Not So Simple

I wore my soft canvas slip on shoes, my steps not making a sound, as I walked through our local health food store. My shoes with a giant bow atop, to show they are a gift to my often achy feet, are loose fitting allowing for optimal comfort when comfort is impossible. Celery, broccoli, pink lady apples, and kale are on top of the list- juicing is a priority!

This health food store is what you would expect- it’s warm, the lighting shows energy conservation, it smells of vitamins and minerals, and the employees, though helpful, are mostly socially awkward. Over the years we’ve grown to know a lot of the employees and as a result they are awkwardly friendly and talkative. One guy always talks sports with my husband and with others we talk about our delicious vegan meals and recipes. My husband and I always used to always grocery shop after work and therefore were always together. When just one of us showed up to do the shopping there was always questions about the other. “Where’s your husband? Is he okay?” they would all ask. It seems now they are accustomed to seeing my husband alone and are surprised to see me with him. I often wondered if they assumed we were no longer together due to my sudden absence.

I walked over to the raw cashew bin when the woman with longer blonde hair (there is a woman with short blonde hair too) and a warm smile approached me. “Are you okay?” she kind of giggled and continued, “I noticed you were limping.” “Oh, my knees are bothering me today,” I explained not realizing my limp was that noticeable and continued shopping. She smiled, let off an odd audible laugh, and walked away. Ouch. I suddenly became sad, self-conscious, and acutely aware of my limp.

She rang us up at the register a few minutes later and I stood silently as my husband put everything on the counter, bagged, and cashed out.

As we packed up to leave, the woman said, “I hope your knees feel better.”
“Thank you, I have rheumatoid arthritis so it is what it is,” I explained.
“Oh, a …man that also shops here takes magnesium for that and it has worked wonders. You should try it!” she eagerly said.
“Oh really? Okay, thank you,” I said as my husband and I made a rapid exit. I was too tired and frustrated to educate.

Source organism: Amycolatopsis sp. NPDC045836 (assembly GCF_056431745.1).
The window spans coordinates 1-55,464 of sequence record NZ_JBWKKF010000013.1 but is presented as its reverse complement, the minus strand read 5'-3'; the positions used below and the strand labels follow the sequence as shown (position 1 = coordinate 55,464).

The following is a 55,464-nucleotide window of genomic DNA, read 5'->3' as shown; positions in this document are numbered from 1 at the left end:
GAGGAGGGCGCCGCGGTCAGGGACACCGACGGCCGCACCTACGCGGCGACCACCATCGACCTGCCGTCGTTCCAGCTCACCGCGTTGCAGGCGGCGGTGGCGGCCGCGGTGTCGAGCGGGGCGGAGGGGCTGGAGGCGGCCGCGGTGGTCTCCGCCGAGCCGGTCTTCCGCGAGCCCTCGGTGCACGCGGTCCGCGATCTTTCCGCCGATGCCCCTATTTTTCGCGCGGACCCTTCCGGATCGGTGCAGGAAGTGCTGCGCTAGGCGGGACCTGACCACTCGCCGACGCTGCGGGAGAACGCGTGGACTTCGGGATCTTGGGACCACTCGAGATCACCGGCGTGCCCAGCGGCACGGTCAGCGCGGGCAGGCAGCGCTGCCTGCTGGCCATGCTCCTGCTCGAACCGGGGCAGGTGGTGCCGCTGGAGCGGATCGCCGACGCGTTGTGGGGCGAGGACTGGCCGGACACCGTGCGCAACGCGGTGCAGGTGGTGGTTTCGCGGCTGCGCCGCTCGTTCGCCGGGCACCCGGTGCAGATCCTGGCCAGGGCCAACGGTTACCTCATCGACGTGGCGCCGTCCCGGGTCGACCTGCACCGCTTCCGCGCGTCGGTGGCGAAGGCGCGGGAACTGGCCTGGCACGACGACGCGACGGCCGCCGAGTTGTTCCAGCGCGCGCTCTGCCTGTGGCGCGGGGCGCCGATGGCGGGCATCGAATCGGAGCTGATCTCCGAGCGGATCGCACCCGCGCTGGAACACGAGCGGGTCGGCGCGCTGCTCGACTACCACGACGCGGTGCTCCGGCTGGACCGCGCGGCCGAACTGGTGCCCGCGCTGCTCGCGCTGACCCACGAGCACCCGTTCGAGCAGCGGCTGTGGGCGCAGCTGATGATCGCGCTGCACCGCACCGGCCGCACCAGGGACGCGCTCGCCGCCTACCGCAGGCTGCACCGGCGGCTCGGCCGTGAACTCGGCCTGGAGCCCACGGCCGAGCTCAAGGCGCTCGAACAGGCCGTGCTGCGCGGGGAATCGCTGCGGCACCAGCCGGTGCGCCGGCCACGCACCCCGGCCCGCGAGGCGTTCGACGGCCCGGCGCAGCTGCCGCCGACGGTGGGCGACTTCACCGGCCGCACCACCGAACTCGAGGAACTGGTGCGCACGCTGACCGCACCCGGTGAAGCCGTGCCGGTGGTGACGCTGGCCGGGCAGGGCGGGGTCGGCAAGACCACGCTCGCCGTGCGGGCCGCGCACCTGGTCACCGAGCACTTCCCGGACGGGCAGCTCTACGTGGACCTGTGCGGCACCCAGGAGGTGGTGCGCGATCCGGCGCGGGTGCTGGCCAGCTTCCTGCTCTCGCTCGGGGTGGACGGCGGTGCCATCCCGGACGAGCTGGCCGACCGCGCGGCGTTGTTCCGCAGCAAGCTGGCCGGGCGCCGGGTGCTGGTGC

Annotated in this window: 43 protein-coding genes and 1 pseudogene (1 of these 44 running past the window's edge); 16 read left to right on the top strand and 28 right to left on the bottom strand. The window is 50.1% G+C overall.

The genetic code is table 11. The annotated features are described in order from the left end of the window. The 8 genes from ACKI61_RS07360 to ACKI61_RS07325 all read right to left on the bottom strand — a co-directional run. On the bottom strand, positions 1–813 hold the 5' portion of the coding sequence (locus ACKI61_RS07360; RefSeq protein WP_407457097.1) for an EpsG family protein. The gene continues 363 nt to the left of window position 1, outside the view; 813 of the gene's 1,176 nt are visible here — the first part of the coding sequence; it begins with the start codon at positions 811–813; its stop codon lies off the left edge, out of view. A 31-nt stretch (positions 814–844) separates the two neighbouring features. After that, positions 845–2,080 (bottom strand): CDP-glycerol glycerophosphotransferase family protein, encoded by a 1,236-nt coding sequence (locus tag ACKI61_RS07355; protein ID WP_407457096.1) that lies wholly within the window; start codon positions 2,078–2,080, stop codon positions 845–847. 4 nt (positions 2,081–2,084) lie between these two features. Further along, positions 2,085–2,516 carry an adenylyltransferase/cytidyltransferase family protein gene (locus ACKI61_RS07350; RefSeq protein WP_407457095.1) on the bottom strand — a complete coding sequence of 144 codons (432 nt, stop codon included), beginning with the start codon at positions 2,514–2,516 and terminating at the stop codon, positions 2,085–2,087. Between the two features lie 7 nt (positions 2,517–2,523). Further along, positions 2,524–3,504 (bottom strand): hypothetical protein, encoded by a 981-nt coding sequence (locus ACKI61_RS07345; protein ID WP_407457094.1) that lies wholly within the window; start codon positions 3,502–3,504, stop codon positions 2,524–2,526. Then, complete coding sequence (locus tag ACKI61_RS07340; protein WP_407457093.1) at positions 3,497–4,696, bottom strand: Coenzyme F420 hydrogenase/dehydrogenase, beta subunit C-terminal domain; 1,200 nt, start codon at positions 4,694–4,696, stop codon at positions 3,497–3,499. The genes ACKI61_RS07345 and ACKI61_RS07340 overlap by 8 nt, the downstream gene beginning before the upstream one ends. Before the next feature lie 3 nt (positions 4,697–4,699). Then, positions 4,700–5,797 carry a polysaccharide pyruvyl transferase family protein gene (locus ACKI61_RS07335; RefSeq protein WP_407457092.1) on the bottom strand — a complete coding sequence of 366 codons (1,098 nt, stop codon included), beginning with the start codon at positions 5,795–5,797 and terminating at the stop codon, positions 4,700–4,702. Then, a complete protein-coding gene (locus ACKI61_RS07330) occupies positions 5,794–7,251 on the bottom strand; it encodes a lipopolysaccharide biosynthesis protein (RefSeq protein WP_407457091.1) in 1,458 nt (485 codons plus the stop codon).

Since I have been drinking oodles of magnesium. Only kidding, of course.

If only she knew that I am on crazy immune suppressing medications and that if something as simple as magnesium worked wonders I would already be taking it! If she only knew that I don’t have arthritis… yet. If only she didn’t hear a familiar word to then pass judgement and offer assistance. If only she did not awkwardly laugh at me as I limped through the store.

Though this was all initially hurtful, I know she meant well in all of her thoughts and reactions. My mom recommended that I say that I have an autoimmune disease rather than RA. Like all things my mom says, I think it is a wise suggestion. Perhaps it will bring more awareness/education and result in kinder and more sympathetic actions, reactions, and thoughts.

There is a staggering number of individuals living with various and often multiple autoimmune diseases however, our society in the U.S. are largely clueless. And autoimmune diseases aren’t the only medical concerns which are largely ignored- there is a hefty list. The key is to not pass judgement on someone who appears fine. That person who parked in the handicap parking spot who looks fine is not. That other person on the street with nice name brand clothing on or other device/thing that doesn’t match their supposed “class” has been through the incomprehensible. That person on welfare with an iPhone is not a stereotype for a “broken system.” Things are not always so simple. Things are not always as they seem.

I often walk, sit, and talk with no obvious signs of illness. I smile and laugh. I paint, shop, type, curl my hair, apply makeup, go to the movies, and eat out. But it is still there, all the time, even though it may not be visible.



  1. Hello, I read your posts and have such empathy for you. I have a chronic illness too. You may want to read, the New York Times article, “The Boy with a Thorn in his Joints”. (Found easily on Google) I also recommend reading the book, The Stark Diet. It is a diet book for people with MS, but the diet is helpful for people with any autoimmune disease. It has certainly helped me.

    Best of luck to you

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